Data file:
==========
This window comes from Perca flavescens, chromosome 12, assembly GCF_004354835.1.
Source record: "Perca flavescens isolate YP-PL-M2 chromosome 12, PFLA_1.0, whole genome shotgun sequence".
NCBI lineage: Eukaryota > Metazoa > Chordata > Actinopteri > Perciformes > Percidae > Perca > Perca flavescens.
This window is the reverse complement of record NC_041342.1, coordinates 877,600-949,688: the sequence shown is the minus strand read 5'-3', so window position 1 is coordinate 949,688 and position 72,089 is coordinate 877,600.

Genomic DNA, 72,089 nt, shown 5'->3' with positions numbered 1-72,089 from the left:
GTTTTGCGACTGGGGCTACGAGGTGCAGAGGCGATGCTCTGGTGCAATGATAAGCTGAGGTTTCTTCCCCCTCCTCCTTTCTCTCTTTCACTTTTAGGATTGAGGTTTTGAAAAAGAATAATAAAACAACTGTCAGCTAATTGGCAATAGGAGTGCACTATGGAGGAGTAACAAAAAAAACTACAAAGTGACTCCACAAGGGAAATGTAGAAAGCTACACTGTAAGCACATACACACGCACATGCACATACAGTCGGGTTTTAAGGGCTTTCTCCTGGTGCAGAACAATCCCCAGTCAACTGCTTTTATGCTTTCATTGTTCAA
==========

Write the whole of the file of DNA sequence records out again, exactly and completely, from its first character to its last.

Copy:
This window comes from Perca flavescens, chromosome 12, assembly GCF_004354835.1.
Source record: "Perca flavescens isolate YP-PL-M2 chromosome 12, PFLA_1.0, whole genome shotgun sequence".
NCBI lineage: Eukaryota > Metazoa > Chordata > Actinopteri > Perciformes > Percidae > Perca > Perca flavescens.
This window is the reverse complement of record NC_041342.1, coordinates 877,600-949,688: the sequence shown is the minus strand read 5'-3', so window position 1 is coordinate 949,688 and position 72,089 is coordinate 877,600.

Genomic DNA, 72,089 nt, shown 5'->3' with positions numbered 1-72,089 from the left:
GTTTTGCGACTGGGGCTACGAGGTGCAGAGGCGATGCTCTGGTGCAATGATAAGCTGAGGTTTCTTCCCCCTCCTCCTTTCTCTCTTTCACTTTTAGGATTGAGGTTTTGAAAAAGAATAATAAAACAACTGTCAGCTAATTGGCAATAGGAGTGCACTATGGAGGAGTAACAAAAAAAACTACAAAGTGACTCCACAAGGGAAATGTAGAAAGCTACACTGTAAGCACATACACACGCACATGCACATACAGTCGGGTTTTAAGGGCTTTCTCCTGGTGCAGAACAATCCCCAGTCAACTGCTTTTATGCTTTCATTGTTCAA